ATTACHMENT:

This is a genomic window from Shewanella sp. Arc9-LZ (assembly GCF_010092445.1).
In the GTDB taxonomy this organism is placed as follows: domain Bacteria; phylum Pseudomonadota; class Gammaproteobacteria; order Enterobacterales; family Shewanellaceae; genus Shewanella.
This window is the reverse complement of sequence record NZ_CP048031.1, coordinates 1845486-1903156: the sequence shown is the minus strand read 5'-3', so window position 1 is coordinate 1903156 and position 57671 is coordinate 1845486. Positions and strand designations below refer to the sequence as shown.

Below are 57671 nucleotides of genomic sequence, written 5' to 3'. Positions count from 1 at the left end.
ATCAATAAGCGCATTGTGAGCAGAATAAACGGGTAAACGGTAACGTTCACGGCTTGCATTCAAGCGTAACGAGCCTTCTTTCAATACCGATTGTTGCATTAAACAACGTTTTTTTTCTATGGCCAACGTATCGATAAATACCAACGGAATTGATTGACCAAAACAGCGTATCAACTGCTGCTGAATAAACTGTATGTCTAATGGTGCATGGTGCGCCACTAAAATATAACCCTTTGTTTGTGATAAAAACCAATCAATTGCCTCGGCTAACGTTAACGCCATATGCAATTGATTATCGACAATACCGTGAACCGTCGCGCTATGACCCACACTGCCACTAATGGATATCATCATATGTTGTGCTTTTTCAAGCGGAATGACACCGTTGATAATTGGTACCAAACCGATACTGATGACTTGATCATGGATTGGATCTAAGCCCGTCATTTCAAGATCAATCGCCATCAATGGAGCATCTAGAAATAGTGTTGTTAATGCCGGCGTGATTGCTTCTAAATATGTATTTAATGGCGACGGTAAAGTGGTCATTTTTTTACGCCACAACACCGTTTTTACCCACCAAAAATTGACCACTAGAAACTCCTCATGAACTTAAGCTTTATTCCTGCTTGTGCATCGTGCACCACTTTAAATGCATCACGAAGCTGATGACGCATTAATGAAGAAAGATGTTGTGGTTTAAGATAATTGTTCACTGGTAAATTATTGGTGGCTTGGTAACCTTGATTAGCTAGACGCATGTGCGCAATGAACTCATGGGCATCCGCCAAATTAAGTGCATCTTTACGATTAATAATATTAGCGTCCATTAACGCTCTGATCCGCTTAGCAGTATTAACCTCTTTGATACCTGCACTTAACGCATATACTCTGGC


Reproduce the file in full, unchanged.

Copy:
This is a genomic window from Shewanella sp. Arc9-LZ (assembly GCF_010092445.1).
In the GTDB taxonomy this organism is placed as follows: domain Bacteria; phylum Pseudomonadota; class Gammaproteobacteria; order Enterobacterales; family Shewanellaceae; genus Shewanella.
This window is the reverse complement of sequence record NZ_CP048031.1, coordinates 1845486-1903156: the sequence shown is the minus strand read 5'-3', so window position 1 is coordinate 1903156 and position 57671 is coordinate 1845486. Positions and strand designations below refer to the sequence as shown.

Below are 57671 nucleotides of genomic sequence, written 5' to 3'. Positions count from 1 at the left end.
ATCAATAAGCGCATTGTGAGCAGAATAAACGGGTAAACGGTAACGTTCACGGCTTGCATTCAAGCGTAACGAGCCTTCTTTCAATACCGATTGTTGCATTAAACAACGTTTTTTTTCTATGGCCAACGTATCGATAAATACCAACGGAATTGATTGACCAAAACAGCGTATCAACTGCTGCTGAATAAACTGTATGTCTAATGGTGCATGGTGCGCCACTAAAATATAACCCTTTGTTTGTGATAAAAACCAATCAATTGCCTCGGCTAACGTTAACGCCATATGCAATTGATTATCGACAATACCGTGAACCGTCGCGCTATGACCCACACTGCCACTAATGGATATCATCATATGTTGTGCTTTTTCAAGCGGAATGACACCGTTGATAATTGGTACCAAACCGATACTGATGACTTGATCATGGATTGGATCTAAGCCCGTCATTTCAAGATCAATCGCCATCAATGGAGCATCTAGAAATAGTGTTGTTAATGCCGGCGTGATTGCTTCTAAATATGTATTTAATGGCGACGGTAAAGTGGTCATTTTTTTACGCCACAACACCGTTTTTACCCACCAAAAATTGACCACTAGAAACTCCTCATGAACTTAAGCTTTATTCCTGCTTGTGCATCGTGCACCACTTTAAATGCATCACGAAGCTGATGACGCATTAATGAAGAAAGATGTTGTGGTTTAAGATAATTGTTCACTGGTAAATTATTGGTGGCTTGGTAACCTTGATTAGCTAGACGCATGTGCGCAATGAACTCATGGGCATCCGCCAAATTAAGTGCATCTTTACGATTAATAATATTAGCGTCCATTAACGCTCTGATCCGCTTAGCAGTATTAACCTCTTTGATACCTGCACTTAACGCATATACTCTGGC